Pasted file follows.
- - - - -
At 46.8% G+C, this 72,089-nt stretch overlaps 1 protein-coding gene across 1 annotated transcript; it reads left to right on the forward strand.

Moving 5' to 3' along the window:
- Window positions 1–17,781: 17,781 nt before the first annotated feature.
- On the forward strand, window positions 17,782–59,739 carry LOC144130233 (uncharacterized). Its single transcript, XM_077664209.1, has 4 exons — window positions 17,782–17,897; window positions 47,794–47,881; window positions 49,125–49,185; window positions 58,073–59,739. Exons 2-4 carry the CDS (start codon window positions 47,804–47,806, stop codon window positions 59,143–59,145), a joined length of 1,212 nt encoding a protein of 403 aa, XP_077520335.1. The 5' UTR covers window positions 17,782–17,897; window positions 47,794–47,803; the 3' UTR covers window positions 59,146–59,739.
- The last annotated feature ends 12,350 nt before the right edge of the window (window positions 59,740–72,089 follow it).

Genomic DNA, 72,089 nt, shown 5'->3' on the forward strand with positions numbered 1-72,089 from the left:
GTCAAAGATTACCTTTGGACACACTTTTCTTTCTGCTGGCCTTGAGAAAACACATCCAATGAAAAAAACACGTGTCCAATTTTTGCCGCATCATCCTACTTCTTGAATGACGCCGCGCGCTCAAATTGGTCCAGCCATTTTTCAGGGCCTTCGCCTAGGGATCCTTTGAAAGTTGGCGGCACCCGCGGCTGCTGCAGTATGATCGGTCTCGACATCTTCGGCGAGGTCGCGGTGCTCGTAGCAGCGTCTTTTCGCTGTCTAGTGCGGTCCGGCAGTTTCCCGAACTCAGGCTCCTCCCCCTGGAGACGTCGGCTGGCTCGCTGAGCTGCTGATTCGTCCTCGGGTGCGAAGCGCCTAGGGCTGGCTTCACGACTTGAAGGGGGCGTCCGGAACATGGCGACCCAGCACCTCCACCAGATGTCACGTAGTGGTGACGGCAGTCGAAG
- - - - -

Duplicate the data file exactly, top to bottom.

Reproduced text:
At 46.8% G+C, this 72,089-nt stretch overlaps 1 protein-coding gene across 1 annotated transcript; it reads left to right on the forward strand.

Moving 5' to 3' along the window:
- Window positions 1–17,781: 17,781 nt before the first annotated feature.
- On the forward strand, window positions 17,782–59,739 carry LOC144130233 (uncharacterized). Its single transcript, XM_077664209.1, has 4 exons — window positions 17,782–17,897; window positions 47,794–47,881; window positions 49,125–49,185; window positions 58,073–59,739. Exons 2-4 carry the CDS (start codon window positions 47,804–47,806, stop codon window positions 59,143–59,145), a joined length of 1,212 nt encoding a protein of 403 aa, XP_077520335.1. The 5' UTR covers window positions 17,782–17,897; window positions 47,794–47,803; the 3' UTR covers window positions 59,146–59,739.
- The last annotated feature ends 12,350 nt before the right edge of the window (window positions 59,740–72,089 follow it).

Genomic DNA, 72,089 nt, shown 5'->3' on the forward strand with positions numbered 1-72,089 from the left:
GTCAAAGATTACCTTTGGACACACTTTTCTTTCTGCTGGCCTTGAGAAAACACATCCAATGAAAAAAACACGTGTCCAATTTTTGCCGCATCATCCTACTTCTTGAATGACGCCGCGCGCTCAAATTGGTCCAGCCATTTTTCAGGGCCTTCGCCTAGGGATCCTTTGAAAGTTGGCGGCACCCGCGGCTGCTGCAGTATGATCGGTCTCGACATCTTCGGCGAGGTCGCGGTGCTCGTAGCAGCGTCTTTTCGCTGTCTAGTGCGGTCCGGCAGTTTCCCGAACTCAGGCTCCTCCCCCTGGAGACGTCGGCTGGCTCGCTGAGCTGCTGATTCGTCCTCGGGTGCGAAGCGCCTAGGGCTGGCTTCACGACTTGAAGGGGGCGTCCGGAACATGGCGACCCAGCACCTCCACCAGATGTCACGTAGTGGTGACGGCAGTCGAAG